A few days ago, I delivered a rap on the knuckles to Siva Vaidhyanathan, a media studies professor at the University of Virginia. He had made what I found to be a remarkable statement in a radio interview: “The university systems throughout the state of Virginia are running lean. They’re serving students very well.” Really? Universities that had hiked tuitions 75% over the past decade were “running lean?”
In that post, I observed that UVa’s media studies department of 24 professors and lecturers was offering only 39 courses, and that lecturers had much bigger teaching loads than the professors. Moreover, I noted, Vaidhyanathan himself is not teaching a course this semester, offering the possibility that he was on sabbatical. What does that say about faculty productivity? It looked like UVa was paying big money — Vaidhyanathan $253,000 in 2014 — to spend time on research and writing instead of teaching.
Well, Vaidhyanathan saw the blog post and reached out. We had a friendly chat Monday. He credited me with asking “trenchant” questions, but said there was more to the story that what I had conveyed in my blog post. In the spirit of exploring all sides of the higher education controversy, I summarize here what he had to say.
The reason he’s not teaching any classes this semester, Vaidhyanathan said, is that he is one of twelve faculty members selected by the Dean of the College of Arts and Sciences to redesign the curricula. He has been involved full-time delving into the scholarship of teaching and in the design of new courses.
The College of Arts and Sciences requires students to take a minimum number of courses in math and natural sciences, the social sciences, history, non-Western perspectives, and humanities. Often, students take a checklist approach to areas outside their major, often gravitating to easy courses or professors and not getting much out of the experience.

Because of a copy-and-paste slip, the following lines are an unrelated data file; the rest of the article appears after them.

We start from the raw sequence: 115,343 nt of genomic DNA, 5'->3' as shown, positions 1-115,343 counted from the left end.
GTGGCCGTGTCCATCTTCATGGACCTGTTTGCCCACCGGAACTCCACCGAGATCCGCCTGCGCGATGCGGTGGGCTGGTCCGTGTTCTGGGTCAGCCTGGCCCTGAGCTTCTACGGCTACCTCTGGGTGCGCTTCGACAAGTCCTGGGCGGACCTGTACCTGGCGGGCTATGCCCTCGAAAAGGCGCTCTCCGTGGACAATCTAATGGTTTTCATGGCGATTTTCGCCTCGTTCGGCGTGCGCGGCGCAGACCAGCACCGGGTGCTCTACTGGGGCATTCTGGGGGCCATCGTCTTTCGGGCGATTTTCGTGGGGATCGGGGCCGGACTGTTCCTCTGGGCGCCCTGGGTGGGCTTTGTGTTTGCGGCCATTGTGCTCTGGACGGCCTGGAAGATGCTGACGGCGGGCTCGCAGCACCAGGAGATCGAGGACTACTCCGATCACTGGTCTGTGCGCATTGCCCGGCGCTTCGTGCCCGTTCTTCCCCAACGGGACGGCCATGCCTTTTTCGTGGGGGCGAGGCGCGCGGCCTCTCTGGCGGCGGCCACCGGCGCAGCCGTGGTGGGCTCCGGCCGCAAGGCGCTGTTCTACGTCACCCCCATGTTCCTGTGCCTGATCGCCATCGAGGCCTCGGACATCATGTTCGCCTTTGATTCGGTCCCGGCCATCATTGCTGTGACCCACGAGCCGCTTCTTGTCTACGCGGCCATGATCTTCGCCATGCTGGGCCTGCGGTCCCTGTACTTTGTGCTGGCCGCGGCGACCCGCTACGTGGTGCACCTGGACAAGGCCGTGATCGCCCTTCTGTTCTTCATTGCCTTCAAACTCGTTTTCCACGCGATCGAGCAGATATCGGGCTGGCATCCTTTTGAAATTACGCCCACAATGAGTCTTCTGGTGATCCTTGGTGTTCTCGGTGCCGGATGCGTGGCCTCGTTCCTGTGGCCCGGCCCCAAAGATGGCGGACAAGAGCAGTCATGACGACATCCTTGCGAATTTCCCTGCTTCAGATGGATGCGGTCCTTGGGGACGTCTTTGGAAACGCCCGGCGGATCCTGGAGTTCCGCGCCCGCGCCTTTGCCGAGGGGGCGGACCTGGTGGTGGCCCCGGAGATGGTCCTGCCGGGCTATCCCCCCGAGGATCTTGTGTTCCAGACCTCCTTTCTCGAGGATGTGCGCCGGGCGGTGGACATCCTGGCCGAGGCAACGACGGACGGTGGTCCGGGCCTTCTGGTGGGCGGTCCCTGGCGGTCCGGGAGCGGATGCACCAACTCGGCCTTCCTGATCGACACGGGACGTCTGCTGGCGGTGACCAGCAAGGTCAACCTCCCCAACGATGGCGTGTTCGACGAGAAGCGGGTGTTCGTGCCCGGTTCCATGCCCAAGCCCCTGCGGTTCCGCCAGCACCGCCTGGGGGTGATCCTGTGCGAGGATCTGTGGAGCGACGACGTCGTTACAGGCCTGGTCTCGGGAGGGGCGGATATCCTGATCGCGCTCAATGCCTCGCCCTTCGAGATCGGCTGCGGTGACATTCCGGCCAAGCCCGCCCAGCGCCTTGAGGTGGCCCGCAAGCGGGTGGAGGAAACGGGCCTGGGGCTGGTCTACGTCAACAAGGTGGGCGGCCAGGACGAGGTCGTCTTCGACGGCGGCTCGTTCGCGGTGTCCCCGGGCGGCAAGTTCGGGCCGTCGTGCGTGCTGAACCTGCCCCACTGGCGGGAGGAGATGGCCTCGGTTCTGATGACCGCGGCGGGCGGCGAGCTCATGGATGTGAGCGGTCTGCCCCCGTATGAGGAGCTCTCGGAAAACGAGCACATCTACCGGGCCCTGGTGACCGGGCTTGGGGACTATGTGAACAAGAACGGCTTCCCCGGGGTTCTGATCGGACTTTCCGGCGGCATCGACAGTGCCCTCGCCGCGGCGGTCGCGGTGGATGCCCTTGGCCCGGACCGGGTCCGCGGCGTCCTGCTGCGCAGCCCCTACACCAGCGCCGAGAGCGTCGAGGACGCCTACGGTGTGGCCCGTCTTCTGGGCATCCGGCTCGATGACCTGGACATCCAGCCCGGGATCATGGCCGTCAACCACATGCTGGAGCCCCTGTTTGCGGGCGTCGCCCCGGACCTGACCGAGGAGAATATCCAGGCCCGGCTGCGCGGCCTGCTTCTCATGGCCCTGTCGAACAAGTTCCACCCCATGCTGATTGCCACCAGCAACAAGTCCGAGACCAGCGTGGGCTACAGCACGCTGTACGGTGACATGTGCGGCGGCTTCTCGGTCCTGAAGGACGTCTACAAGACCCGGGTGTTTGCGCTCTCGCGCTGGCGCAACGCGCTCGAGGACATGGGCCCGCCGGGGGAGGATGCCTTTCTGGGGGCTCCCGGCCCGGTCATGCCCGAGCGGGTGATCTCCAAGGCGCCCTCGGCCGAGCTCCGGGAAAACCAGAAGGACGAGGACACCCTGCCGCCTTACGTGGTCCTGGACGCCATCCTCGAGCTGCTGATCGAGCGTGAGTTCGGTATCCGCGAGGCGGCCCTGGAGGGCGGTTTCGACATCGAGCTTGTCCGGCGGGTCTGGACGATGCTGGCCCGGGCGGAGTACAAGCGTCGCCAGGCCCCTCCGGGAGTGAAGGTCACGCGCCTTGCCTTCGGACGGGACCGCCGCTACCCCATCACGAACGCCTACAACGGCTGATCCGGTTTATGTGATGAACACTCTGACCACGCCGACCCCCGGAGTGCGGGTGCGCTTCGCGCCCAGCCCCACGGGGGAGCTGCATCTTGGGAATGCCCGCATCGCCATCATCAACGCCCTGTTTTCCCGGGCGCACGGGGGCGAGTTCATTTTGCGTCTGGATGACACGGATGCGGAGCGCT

A few years ago, he says, UVa professors began asking whether the process was really beneficial to students or just an exercise in catalog shopping. “We want students to understand the thought in all these areas, learn how scientists think, understand what the debates are in the humanities,” Vaidhyanathan said. “Can we restructure at least the first-year experience to give students a better tour of the modes of thought?”
Faculty members do more than teach courses, by the way. They advise students. “Even though I’m not teaching any courses this semester,” he said, I meet with two students who are writing theses. I’m meeting with a student doing independent study. We do all these extra things. Not to mention what we do with graduate students.”
Moreover, regarding the faculty-course ratios I mentioned in my blog post, he noted that four media studies faculty members are on research leave, paid by other universities to visit them. The average course load per professor is higher than my numbers indicated.
From what he has seen in academia, including teaching at two other universities, UVa places a high priority on teaching, Vaidhyanathan said. “Just last Wednesday, I sat through three of an assistant professor’s courses watching her teach and taking detailed notes. There’s a constant conversation on how to improve, how to try new technologies. There’s an ongoing debate on whether to use PowerPoint.”
When he taught at New York University, Vaidhyanathan was warned by his departmental chair not to place too much emphasis on teaching. The attitude there was that getting recognized as a good teacher before earning tenure marked a professor as someone who was giving insufficient attention to research. The attitude at UVa is different, he said. He sees scholarship and teaching buttressing one another. Staying on the cutting edge of one’s field makes one a better teacher; interacting with students gives perspective to the scholarship.
As astonishing as it may seem to some, Vaidhyanathan says he sees his job as a public service. He frequently asks himself, “Am I doing right by the taxpayers? Am I doing right by the students who are paying tuition?”
The best day of the year for him is graduation day, he says. “All the parents and students applaud us. I’ve never worked anywhere where that’s the case. They appreciate the work we do. It makes me feel really good.”
While he praises UVa, Vaidhyanathan concedes that it is a work in progress. He says that the institution had been “self-satisfied” for too long. “We’re no longer happy with just being listed in the Top Five public universities. That’s not really success.” UVa has had a shift in the conversation. “It’s not just about scoring well. Can we make a difference in childhood diabetes? Can we make a difference in big data research? Can we leverage our strengths to be one of the leaders?”
For too long, he said, UVa did not think strategically. That’s changing. “We’re hiring amazing young faculty members. We’re better connected to the needs of the Commonwealth than we’ve been in a long time.”